Yahweh had inflicted His people with a wound from which they could not recover because they had sinned greatly. No one could intercede effectively for them because the Lord had determined to punish them. Israel’s political allies had forsaken her and would not help her. Even crying out would not help them.
The healing of Zion’s incurable wounds 30:12-17
"This strophe is only a fuller expression of the idea set forth in Jeremiah 30:11, that the Lord certainly chastises Israel, but will not make an end of him." [Note: Keil, 2:8.]
Nevertheless, the Lord would turn the hostility of Israel’s enemies back on themselves, and punish them with the punishment they had inflicted on His people.
He would restore the Israelites to health and heal their wounds (cf. Isaiah 53:5). Part of the reason for His salvation would be the nations’ charge that Yahweh had forsaken His people.
Yahweh promised to restore Israel’s tribal fortunes (cf. Numbers 24:5-6), to have compassion on His peoples’ towns and homes, and to rebuild Jerusalem and the royal palace there. If the palace in view here refers to the king’s palace, and not the temple, this was never rebuilt by the returned exiles from Babylon as far as Scripture records.
The restoration of Jacob 30:18-22
Thanksgiving and merrymaking would mark the people. The Lord would increase their numbers and honor them.
Their children would be secure and happy, as they were before God judged the people. The people as a whole would again be stable, and the Lord would punish their oppressors.
Their leader would be one of the Israelites, not a foreign ruler who imposed his rule on them. The Lord would bring this leader to Himself, i.e., would call Him to His place of service. Approaching Yahweh was a priestly prerogative, so this verse may hint at the future ruler’s priestly as well as His kingly function (cf. Psalms 110:4; Zechariah 6:13).
"The ruler will need no mediator. Thus he will be greater than even David and Solomon. Like Melchizedek he will have a dual role. No man can take to himself the office of priesthood (cf. Hebrews 5:4). In fact, it was dangerous for even a king to do so (cf. Jeroboam in 1 Kings 12:26-33; 1 Kings 13:1-6; and Uzziah in 2 Chronicles 26:16-20). . . . Here is a reiteration of the promise to restore the Davidic line (cf. Jeremiah 30:9). . . . The Targum, though interpretative, is correct in its rendering ’Messiah shall be revealed to them out of their own midst.’" [Note: Feinberg, p. 564.]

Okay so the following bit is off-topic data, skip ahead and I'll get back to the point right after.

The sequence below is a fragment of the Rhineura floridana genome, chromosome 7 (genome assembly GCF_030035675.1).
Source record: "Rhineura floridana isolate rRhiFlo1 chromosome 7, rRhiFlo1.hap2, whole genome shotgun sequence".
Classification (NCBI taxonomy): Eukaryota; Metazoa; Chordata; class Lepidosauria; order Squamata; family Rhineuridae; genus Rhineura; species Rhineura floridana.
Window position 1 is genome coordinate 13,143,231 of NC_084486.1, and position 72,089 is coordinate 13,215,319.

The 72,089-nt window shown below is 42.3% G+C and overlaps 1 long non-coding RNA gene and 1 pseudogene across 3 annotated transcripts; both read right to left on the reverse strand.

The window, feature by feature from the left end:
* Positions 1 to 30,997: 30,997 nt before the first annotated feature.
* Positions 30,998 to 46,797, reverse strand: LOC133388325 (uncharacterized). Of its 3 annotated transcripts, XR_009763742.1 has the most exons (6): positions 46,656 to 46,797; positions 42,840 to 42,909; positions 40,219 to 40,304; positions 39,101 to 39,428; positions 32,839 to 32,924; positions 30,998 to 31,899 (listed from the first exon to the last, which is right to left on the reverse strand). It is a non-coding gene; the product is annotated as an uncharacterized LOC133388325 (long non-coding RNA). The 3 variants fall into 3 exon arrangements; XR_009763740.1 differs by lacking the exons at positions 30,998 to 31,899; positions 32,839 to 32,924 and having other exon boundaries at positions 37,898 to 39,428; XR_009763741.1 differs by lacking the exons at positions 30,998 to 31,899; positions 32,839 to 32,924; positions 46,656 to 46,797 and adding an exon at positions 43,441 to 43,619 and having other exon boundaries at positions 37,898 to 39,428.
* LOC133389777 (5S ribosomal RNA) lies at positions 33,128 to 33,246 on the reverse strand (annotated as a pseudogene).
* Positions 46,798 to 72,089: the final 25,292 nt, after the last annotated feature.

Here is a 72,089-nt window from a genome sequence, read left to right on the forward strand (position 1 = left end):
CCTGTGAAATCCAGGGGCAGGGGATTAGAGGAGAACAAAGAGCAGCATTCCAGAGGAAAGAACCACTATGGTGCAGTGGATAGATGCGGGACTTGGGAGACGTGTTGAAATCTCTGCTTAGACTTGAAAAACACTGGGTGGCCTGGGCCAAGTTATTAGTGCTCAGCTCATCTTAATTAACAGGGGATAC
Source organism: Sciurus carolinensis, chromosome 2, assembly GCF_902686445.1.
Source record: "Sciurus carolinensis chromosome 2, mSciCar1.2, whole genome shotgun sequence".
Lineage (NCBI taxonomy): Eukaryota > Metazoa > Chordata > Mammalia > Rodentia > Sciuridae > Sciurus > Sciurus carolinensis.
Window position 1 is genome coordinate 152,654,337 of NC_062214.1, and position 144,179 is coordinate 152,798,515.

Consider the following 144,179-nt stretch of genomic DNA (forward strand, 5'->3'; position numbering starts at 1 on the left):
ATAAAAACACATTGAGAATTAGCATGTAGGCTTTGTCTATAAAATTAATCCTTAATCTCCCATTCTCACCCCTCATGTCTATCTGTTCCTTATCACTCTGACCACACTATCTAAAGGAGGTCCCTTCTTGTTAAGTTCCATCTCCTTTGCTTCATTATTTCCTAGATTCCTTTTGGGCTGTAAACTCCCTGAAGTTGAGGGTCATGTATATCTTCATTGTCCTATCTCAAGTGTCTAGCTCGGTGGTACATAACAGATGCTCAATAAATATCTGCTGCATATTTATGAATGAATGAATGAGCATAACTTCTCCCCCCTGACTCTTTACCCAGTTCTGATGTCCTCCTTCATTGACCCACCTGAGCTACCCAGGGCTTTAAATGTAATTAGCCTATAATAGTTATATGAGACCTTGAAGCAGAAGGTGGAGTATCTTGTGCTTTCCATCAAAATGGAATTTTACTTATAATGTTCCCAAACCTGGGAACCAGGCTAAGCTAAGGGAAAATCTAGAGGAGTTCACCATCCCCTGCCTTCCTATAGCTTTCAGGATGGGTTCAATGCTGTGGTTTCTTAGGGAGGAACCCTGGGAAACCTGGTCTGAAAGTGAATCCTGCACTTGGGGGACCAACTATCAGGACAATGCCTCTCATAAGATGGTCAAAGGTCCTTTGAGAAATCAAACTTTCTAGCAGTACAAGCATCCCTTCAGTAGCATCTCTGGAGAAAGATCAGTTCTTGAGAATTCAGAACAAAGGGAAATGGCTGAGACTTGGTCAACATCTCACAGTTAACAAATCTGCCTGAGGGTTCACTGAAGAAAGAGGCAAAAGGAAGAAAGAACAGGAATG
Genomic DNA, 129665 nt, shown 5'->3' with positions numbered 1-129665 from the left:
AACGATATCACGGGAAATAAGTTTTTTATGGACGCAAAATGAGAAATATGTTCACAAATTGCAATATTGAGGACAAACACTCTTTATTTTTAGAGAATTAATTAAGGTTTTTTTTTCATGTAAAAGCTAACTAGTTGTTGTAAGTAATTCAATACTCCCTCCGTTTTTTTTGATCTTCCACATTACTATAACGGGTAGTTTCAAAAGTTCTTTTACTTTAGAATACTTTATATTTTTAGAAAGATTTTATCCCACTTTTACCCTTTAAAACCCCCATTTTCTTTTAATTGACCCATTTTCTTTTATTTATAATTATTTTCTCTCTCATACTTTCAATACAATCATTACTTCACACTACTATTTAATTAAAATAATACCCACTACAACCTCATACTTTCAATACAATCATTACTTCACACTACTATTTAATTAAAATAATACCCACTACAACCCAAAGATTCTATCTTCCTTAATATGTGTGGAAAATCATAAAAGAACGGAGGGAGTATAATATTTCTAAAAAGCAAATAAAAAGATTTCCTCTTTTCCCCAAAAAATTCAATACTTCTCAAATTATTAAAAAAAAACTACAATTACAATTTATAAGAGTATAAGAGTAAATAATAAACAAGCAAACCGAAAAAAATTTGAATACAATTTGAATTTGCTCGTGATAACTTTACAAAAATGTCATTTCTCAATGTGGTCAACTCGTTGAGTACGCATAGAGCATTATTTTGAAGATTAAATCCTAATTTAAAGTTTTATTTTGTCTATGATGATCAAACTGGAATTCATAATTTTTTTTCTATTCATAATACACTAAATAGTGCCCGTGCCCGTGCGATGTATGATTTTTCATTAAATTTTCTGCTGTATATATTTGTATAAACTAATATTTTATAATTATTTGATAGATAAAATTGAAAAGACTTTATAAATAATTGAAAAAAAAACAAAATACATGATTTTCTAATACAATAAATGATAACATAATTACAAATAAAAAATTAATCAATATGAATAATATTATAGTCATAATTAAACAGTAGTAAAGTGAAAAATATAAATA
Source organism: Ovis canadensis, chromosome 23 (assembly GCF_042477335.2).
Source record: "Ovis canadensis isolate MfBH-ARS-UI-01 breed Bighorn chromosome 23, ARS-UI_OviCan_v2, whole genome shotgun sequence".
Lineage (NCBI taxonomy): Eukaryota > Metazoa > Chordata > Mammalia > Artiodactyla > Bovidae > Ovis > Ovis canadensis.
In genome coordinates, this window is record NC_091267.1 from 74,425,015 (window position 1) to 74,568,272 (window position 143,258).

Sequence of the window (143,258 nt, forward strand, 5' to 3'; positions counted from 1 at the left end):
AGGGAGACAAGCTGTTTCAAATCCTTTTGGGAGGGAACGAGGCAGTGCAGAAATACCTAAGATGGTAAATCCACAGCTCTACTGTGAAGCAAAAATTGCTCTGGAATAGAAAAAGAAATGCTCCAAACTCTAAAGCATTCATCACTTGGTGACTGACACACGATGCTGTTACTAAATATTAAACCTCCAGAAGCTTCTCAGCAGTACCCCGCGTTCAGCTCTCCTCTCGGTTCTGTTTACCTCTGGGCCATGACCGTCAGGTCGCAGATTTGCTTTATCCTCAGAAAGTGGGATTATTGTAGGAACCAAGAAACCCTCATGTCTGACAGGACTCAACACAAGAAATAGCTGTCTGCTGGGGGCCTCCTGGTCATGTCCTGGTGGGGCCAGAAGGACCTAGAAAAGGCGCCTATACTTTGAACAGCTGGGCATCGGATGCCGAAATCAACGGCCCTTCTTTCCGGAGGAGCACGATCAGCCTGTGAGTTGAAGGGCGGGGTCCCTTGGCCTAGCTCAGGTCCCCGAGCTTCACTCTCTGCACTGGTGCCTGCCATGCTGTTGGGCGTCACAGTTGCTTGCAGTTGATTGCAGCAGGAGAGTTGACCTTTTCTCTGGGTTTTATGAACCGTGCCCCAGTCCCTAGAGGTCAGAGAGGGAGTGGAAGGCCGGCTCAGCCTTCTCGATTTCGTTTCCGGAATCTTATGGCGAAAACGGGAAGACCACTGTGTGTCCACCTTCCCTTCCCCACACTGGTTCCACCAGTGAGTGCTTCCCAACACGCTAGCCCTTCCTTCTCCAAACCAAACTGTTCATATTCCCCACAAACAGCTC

"Herein is contained the truth, that the sovereignty of Israel, as restored, culminates in the kingdom of the Messiah." [Note: Keil, 2:11.]
Israel and Yahweh would again be in a covenant relationship as people and God (cf. Jeremiah 7:23; Jeremiah 11:4; Jeremiah 31:33; Genesis 17:7; Exodus 6:7; Leviticus 26:12; Deuteronomy 7:2-6; Isaiah 35; Ezekiel 36:28).
The divine judgment 30:23-31:1
The Lord’s wrath would break forth on the wicked like a severe storm. It would not slacken until the Lord accomplished all His purpose (cf. Jeremiah 23:19-20). Therefore, the carelessly sinful should feel no false sense of security from these promises of future pardon.
The people did not understand this prophecy fully when the prophet first gave it, but they would in the far distant future. Similarly, God told Daniel to seal up his prophecy because it was not time for His people to understand it yet (Daniel 12:4; Daniel 12:9).
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Constable, Thomas. DD. "Commentary on Jeremiah 30". "Dr. Constable's Expository Notes". https://studylight.org/
the Week of Proper 15 / Ordinary 20